Bangladeshi renewables regulator vows to supply skilled solar workforce

Dhaka, Bangladesh


With two international bodies releasing recent reports about the importance of renewables jobs to the energy transition and Covid-19 recovery, Bangladeshi clean energy regulator the Sustainable and Renewable Energy Development Authority (SREDA) wants to train a skilled rooftop solar workforce.

The regulator on Sunday issued a call to people who wish to gain PV installation skills, with the advent of net-metering in the nation having boosted the popularity of the technology.

The call for applicants is open to anyone who either holds a first degree in engineering or who holds a degree in any discipline and has had five years' experience in the solar sector.

Skills shortage

With the annual renewable energy jobs report published this week by the International Renewable Energy Agency (IRENA) noting a global shortage of skilled clean energy workers, SREDA said training was just as important as supplying good quality solar components.

“The net-metering guideline has mandated using [good] quality solar equipment,” said the regulator, adding: “Unless there is [good] quality design, installation and inspection, [the] possibility is there not to get [the] expected output from solar [systems].”

The IRENA report ranked Bangladesh as the fifth largest provider of solar jobs, with a 137,000-strong workforce last year, most of them employed installing the 5.8 million, off-grid solar home systems added to date. “Although most Bangladeshi solar jobs are in sales, installation and maintenance, some 10,000 people are also employed in module assembly,” stated the report, quoting a pv magazine article.

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Ezaz Al Qudrat A Mazid, founder and CEO of Dhaka-based consultancy Solar EPC Development Ltd, told pv magazine most of the country's solar workers had not received formal PV-related training.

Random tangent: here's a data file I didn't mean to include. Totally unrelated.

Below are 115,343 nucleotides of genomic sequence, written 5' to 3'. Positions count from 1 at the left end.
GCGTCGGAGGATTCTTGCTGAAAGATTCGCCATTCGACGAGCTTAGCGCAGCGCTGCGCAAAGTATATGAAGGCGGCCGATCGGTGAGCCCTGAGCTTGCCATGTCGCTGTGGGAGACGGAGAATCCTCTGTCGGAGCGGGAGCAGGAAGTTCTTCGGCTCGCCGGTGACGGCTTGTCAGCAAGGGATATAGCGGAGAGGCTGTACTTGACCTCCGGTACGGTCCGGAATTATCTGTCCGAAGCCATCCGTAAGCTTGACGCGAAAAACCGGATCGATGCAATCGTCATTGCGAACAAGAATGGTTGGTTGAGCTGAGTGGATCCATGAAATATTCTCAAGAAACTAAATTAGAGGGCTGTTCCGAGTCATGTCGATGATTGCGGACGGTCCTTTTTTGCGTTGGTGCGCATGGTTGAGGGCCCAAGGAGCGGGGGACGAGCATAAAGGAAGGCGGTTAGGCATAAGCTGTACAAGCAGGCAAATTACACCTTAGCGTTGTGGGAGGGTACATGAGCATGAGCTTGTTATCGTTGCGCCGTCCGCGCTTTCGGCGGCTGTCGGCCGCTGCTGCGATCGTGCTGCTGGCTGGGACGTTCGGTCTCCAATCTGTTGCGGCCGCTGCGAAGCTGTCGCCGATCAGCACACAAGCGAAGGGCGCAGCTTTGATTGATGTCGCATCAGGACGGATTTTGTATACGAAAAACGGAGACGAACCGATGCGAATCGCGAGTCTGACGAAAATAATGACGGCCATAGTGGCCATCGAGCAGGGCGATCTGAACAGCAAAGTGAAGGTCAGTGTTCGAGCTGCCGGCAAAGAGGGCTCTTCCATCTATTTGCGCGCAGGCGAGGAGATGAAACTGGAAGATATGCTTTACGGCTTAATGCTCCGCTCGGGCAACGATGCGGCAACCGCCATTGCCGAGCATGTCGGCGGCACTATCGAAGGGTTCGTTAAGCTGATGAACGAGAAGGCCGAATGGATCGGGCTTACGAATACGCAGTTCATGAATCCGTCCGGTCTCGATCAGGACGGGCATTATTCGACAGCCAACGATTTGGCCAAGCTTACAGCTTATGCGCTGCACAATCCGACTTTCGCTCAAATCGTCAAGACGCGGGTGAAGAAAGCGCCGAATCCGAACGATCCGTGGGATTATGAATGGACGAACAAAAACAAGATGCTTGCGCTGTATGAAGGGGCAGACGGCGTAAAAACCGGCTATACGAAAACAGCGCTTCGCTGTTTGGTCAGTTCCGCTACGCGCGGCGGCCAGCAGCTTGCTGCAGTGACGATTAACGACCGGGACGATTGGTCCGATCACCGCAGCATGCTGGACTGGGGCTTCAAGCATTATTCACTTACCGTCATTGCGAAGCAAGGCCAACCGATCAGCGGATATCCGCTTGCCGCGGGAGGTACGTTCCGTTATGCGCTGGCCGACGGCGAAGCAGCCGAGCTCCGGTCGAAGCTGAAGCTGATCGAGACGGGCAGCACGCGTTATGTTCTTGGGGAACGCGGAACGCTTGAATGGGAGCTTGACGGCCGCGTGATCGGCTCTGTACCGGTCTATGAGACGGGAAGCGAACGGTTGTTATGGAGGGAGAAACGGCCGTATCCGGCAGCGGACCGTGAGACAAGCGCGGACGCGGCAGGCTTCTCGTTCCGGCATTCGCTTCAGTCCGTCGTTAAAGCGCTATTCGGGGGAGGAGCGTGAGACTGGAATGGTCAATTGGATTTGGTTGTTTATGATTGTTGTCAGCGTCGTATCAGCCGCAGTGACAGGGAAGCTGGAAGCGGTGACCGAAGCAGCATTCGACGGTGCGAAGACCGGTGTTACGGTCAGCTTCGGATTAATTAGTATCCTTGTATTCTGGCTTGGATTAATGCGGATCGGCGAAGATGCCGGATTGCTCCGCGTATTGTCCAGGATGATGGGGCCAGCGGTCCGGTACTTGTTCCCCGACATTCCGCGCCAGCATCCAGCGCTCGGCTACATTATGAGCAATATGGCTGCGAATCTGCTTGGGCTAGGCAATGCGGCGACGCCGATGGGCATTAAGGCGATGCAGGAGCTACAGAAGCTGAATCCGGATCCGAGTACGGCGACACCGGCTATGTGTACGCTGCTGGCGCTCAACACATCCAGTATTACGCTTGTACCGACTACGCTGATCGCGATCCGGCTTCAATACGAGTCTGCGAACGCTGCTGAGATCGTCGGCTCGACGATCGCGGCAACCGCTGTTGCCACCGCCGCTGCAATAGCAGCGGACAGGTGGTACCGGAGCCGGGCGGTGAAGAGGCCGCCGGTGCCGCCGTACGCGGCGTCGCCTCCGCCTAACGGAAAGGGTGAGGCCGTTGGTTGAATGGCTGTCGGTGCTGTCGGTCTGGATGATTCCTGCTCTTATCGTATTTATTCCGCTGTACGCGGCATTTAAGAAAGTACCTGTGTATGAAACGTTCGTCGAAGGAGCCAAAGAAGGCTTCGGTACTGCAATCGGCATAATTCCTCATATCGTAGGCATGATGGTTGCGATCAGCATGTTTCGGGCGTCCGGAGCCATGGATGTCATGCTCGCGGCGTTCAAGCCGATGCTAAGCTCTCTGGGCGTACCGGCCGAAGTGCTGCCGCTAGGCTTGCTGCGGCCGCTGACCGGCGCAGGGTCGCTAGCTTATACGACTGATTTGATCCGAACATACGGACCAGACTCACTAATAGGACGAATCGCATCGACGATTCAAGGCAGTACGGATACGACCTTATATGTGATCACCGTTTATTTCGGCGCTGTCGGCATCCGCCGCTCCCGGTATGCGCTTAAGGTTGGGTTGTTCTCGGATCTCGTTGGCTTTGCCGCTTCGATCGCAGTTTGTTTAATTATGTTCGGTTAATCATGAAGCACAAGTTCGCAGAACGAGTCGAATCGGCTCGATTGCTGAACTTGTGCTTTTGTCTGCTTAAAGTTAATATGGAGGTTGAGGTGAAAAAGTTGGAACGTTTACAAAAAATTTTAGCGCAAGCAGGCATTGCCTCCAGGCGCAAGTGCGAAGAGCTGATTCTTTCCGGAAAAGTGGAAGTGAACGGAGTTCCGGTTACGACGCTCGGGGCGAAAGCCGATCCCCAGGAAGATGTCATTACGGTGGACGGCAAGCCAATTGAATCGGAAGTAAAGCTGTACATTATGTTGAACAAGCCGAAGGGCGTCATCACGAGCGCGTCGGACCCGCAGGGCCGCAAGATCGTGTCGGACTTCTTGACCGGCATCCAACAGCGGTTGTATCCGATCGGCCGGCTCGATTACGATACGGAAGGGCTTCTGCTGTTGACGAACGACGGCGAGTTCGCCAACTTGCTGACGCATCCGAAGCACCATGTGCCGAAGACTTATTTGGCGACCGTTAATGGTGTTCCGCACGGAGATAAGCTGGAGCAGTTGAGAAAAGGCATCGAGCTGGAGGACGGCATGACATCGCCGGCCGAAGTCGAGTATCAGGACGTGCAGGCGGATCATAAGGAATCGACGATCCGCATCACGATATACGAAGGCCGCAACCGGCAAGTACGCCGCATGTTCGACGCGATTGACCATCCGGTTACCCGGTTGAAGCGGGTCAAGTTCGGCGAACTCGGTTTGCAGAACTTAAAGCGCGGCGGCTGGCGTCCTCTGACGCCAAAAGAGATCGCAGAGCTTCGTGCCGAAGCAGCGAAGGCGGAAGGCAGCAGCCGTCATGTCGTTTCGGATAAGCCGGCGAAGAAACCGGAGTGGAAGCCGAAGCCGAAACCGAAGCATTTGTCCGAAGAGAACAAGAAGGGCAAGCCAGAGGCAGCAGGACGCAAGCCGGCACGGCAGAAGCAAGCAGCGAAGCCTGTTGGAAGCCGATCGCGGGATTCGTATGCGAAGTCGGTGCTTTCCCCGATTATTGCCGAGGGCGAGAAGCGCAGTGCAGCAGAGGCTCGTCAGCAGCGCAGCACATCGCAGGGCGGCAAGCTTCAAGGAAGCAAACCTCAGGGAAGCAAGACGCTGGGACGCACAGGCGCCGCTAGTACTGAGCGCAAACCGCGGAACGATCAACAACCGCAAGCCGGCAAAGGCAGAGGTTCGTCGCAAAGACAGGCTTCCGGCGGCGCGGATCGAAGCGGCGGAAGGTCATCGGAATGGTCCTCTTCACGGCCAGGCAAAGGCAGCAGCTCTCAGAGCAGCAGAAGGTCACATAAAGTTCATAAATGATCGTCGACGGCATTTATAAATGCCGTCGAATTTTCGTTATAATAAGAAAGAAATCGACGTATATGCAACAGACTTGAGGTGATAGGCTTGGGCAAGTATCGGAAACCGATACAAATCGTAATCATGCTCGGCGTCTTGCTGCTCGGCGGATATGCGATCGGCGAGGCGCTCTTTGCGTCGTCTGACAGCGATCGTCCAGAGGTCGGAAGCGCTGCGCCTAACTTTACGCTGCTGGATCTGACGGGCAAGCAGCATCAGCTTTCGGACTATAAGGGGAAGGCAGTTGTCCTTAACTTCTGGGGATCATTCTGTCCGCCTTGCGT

“Most of the workers who look after solar home systems are people like electricians, carpenters and aluminum fabricators and are not trained professionally,” said Mazid. “Our solar industry is not developed so far, apart from the installation of the solar home systems. Only eight IPP [larger, independent power producer] projects so far [have come] online, which could accommodate only a handful [of] skilled people.”


The chief executive said his company plans to offer scholarships, internships and full-time opportunities to installers as it bids to connect 200 MW of solar generation capacity within five years.

SREDA chairman Mohammad Alauddin echoed IRENA's warning about a shortage of skilled workers. He told pv magazine: “In both front line and mid-level [positions] we have [a] huge shortage of skilled manpower,” and said the regulator planned to work with private sector bodies to arrange training programs.

Another recent employment-related report, written by European private-sector body RES4Africa, highlighted the benefits and pitfalls of the energy transition in regions which are dependent on fossil fuel industries.

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